04/24/2020 at 07:50 •
I got a little more work done on the case this evening.
I cut out some pieces to mock-up the case layout. I used a scrap piece of 12x1 shelf board to cut out the sides of the case. I'll use some solid wood shelf board for the final version of the case. These test cuts proved my template is good and helped me determine where to cut the data analyzer case.
Next, I cut the analyzer case in half.
Then I drilled out and screwed the side pieces to the bottom of the case.
Here I mocked up how the other half of the case will be used for the top of the case. The top of the new case is a few inches shorter than the original analyzer case. I'll wait until I cut my final side pieces before I measure and cut it.
Next, I measured and marked one of the side pieces and the center piece. Then, I cut, drilled, and counter sunk a couple pieces of aluminum angle. I had this laying around from some previous project.
The angle aluminum was screwed to the two upright pieces.
And this is how it will fit together with the CRT and the faceplate where the keyboard will be mounted. I'm glad I did this mock up. The CRT ended up being little high in the case. The bezel that will mount on the front faceplate around the CRT screen will likely end up flush with the top edge. I'll need to move the angle aluminum rails down around 1/2" or so when I cut my final upright pieces.
When I cut the final version of the middle upright, I'll drill several large holes in it with a hole saw to promote cooling air movement and allow routing wires between both sides of the case. Also, the front section of the middle upright will have to be cut off to make room for the keyboard.
04/23/2020 at 01:05 •
I forgot to add this teaser a couple days ago.
I received the new AVR processors from Microchip. I am eager to play with these.
04/22/2020 at 06:52 •
Spent a couple hours in the shop this evening digging up materials and playing with layouts for the new case.
I think I have it roughly figured out. You can see the profile template I created laying on the cheap laminated shelving board in the pic above. I cut that out to see how it will look and fit together. I also figured out how to hack up the Data Analyzer case that is donating the CRT, power supply, cooling fan, and power switch/relay. It will also provide the base and top cover over the CRT.
Some painted sheet aluminum from a different parted out analyzer will be used for the keyboard and front face plates.
Now I just need to dig up some 12" x 1" solid wood self boards or something similar. These cheap laminated boards aren't going to hack it. I'd like to use solid wood that will take a stain reasonably to maintain a proper retro home-built look. I think I can find some pine shelving board without doing anything too drastic.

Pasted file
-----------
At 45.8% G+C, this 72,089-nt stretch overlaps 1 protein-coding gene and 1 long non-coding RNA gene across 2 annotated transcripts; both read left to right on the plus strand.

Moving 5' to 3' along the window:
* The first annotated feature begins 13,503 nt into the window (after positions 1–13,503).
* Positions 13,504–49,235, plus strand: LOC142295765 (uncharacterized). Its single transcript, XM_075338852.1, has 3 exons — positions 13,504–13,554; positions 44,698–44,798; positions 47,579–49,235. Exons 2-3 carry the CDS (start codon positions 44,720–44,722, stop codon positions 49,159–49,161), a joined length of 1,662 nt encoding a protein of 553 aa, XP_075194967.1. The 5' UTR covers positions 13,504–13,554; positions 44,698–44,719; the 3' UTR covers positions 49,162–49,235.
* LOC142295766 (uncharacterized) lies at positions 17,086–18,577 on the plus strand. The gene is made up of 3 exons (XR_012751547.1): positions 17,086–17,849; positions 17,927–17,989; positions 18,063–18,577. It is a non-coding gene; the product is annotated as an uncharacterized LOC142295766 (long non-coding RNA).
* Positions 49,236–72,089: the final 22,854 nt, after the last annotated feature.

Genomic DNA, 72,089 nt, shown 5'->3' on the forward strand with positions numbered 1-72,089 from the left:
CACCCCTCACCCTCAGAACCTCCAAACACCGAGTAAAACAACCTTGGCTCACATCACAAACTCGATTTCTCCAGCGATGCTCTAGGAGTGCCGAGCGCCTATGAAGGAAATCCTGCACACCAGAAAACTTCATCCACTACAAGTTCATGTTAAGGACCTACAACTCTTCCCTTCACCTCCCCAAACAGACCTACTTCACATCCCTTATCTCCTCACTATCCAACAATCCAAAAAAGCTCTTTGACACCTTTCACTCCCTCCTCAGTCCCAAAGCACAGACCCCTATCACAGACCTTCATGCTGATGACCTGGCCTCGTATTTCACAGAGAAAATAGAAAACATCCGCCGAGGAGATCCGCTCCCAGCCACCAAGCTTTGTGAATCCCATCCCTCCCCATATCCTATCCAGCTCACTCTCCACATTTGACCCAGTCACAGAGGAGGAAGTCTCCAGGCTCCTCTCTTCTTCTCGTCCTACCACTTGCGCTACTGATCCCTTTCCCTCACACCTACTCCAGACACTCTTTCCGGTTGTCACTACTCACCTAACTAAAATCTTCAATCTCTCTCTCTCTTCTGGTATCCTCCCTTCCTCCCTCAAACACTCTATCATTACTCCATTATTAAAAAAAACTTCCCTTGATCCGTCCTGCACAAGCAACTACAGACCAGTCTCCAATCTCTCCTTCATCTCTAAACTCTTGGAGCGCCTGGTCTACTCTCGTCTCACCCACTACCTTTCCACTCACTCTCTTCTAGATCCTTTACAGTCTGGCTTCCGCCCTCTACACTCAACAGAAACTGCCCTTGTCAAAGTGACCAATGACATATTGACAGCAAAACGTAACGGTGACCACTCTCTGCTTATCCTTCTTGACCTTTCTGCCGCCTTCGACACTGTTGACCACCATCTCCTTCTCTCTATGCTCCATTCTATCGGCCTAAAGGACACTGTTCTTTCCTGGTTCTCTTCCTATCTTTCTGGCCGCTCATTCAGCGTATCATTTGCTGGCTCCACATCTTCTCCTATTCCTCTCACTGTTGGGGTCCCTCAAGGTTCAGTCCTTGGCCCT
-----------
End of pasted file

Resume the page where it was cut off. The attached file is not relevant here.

04/18/2020 at 06:27 •
I'm excited about the new AVR128DA28 processors Microchip recently released. I have several on pre-order and expect to receive them next week. These little 28 pin AVR processors are available in an easy to prototype through-hole SDIP package (same form factor as the ATMEGA328 SDIP). They have 128K of FLASH (application space), 16K of RAM, a wealth of peripherals, and the I/O pins are highly configurable. So, I've decided to do re-spin of the original Resto-Mod 8 bit Microcomputer to show off just how much you can do with one of these little controllers and a minimal amount of support logic/circuits.
The new Resto-Mod 8 bit Microcomputer will be similar to the original with some new features and a truly "home-built" case. The case will integrate the CRT display, audio, thermal printer, switches, knobs, keyboard, serial port connector, SD Card slot, and power supply in one case. The CRT will be a 5" green phosphor CRT salvaged from an old serial protocol analyzer. The keyboard will be an NOS unit from an Oric Atmos home computer. Back in the 80's Radio Shack purchased unused stock from defunct PC models and resold the parts under their Archer brand. You can still find some of these components at vintage computer/equipment shows and online auction sites.
A full list of peripherals and functions for this spin of the Resto-Mod Micro Computer include:
- Front panel toggle switch and LED indicator for power
- 5" geen phosphor monocrome CRT
- 32x16 character display with normal and inverted character display
- Front panel brightness control for CRT
- 58 position keyboard
- Rotary encoder with press button function for application navigation
- PCM sampled sound playback and speech synthesis
- Front panel volume control for audio
- DB-9 connector for serial port
- Terminal and data-logging applications
- SD Card with DOS FAT32 support
- Front panel access to the SD Card slot
- Built-in thermal printer
- Case cooling fan
I've already collected most of the parts required for this build.
An old Telebyte Netscope serial protocol analyzer will provide the 5" CRT, CRT bezel, power supply, power cord, power relay and fuse, case cooling fan, case feet, and case handle. I might even use some of the sheet metal from the Netscope case to build the "home-built" case for the final system.